Legal Education

First-year class sizes for ABA-accredited law schools are slightly smaller in 2019

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The total number of students at ABA-accredited law schools rose slightly this year. However, the number of first-year students decreased from 2018 to 2019, according to ABA data released Thursday.

Total JD enrollment for 2019 is 112,882, which is a 1.2% increase from 2018, according to an overview posted on the ABA’s Section of Legal Education and Admissions to the Bar website. There are 38,283 first-year students this year, which is 107 fewer 1Ls than there were in 2018.

Out of 203 ABA-accredited law schools, 84 reported smaller first-year classes for this admissions cycle, compared to 2018, while 119 reported increases or no changes for 1L class size. The 1L class for 2019 had 11,871 minority students, compared to 11,981 minority students in 2018.

“The aggregate first-year enrollment in ABA-approved law schools remains basically level with last year and close to the enrollment that we have seen for the past few years. The job market for law school graduates has stabilized and improved in some areas. Together, these two facts show that legal education continues to adjust to market conditions, as it strives to serve students, the legal profession and the public,” said Barry Currier, managing director of accreditation and legal education for the ABA’s legal ed section, in a statement.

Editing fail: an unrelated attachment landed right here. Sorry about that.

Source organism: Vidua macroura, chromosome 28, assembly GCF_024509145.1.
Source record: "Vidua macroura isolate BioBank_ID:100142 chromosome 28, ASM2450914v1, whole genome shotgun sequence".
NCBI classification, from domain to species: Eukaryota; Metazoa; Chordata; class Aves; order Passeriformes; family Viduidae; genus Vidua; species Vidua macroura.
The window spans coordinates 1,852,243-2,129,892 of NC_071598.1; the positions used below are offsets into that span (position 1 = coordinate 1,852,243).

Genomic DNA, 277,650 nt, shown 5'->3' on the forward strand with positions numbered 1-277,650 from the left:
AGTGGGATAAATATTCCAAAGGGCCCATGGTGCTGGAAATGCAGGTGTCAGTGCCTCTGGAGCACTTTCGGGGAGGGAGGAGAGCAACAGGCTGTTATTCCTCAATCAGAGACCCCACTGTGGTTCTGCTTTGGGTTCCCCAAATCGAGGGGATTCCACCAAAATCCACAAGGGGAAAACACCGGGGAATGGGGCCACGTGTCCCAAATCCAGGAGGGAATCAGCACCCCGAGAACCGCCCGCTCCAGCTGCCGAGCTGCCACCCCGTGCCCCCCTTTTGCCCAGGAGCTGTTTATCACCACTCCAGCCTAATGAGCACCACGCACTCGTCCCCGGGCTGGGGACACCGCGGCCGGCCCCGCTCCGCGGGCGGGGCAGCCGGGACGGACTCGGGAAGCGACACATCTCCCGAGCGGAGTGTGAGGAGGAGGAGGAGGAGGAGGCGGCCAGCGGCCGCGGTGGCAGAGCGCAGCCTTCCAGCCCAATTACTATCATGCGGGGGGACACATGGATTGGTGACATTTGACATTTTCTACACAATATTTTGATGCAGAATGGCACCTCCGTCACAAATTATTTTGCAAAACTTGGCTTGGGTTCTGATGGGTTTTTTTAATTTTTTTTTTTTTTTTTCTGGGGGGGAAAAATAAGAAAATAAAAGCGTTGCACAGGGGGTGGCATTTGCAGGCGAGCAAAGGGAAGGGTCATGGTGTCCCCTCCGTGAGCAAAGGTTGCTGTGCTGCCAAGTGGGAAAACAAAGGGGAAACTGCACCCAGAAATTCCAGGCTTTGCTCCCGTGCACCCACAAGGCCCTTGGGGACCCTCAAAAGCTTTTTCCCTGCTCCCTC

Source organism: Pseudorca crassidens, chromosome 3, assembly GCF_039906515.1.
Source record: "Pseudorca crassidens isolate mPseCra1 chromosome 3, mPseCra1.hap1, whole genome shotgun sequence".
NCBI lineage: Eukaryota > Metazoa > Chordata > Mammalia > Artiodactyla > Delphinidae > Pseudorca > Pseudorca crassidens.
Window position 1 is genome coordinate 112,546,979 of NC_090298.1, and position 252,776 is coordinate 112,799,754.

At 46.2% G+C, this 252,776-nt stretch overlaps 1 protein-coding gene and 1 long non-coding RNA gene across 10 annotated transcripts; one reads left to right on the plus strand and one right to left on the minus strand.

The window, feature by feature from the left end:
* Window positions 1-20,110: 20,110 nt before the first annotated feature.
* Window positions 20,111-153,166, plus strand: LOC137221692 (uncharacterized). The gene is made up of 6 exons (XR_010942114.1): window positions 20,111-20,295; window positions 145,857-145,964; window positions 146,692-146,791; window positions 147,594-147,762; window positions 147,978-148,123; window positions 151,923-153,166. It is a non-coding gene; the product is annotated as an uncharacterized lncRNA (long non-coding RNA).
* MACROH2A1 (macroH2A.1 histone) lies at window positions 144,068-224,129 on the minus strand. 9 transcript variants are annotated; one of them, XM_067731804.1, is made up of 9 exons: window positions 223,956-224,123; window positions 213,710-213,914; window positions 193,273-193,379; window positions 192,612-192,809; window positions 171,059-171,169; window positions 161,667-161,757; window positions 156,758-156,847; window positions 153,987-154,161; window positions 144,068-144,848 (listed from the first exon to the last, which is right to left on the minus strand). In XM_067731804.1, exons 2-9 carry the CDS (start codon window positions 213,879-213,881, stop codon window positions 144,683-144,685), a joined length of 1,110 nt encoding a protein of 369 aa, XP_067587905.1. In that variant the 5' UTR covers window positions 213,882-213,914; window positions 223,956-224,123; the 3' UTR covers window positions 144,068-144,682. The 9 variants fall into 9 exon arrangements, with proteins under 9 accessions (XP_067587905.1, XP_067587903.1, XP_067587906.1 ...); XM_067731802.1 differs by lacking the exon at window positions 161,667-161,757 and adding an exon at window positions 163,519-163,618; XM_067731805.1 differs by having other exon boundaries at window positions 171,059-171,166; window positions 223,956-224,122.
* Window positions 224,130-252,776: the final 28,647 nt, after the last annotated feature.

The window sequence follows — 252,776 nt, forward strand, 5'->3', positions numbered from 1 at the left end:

Having fewer first-year students in 2019 is a good thing, says Kyle McEntee, a lawyer and executive director of the reform group Law School Transparency.

“It means that more law schools are being more responsible than I thought. I expected an enrollment increase based on a variety of indicators, including the number of applicants, LSAT scores and law schools’ need to maintain financial stability,” McEntee says.

The data released by the ABA comes from Standard 509 Information Reports, which ABA-accredited schools are required to file. Besides class size information, the reports include data about law schools’ LSAT and undergraduate GPA scores, tuition costs and financial aid. The reports can be found on the section’s required disclosure page, which also lists employment and bar passage outcomes.

On the section’s statistics page, other data posted includes comparisons of 2018 and 2019 first-year class sizes by school; enrollment breakdowns by gender, race and ethnicity; and data for non-JD enrollment, which includes LLMs, masters of law programs and certificate programs.

Non-JD enrollment at ABA-accredited law schools was 18,523 in 2018, and grew to 19,819 in 2019, according to the data. Combined JD and non-JD enrollment for 2019 was 132,684, compared to 130,084 in 2018.

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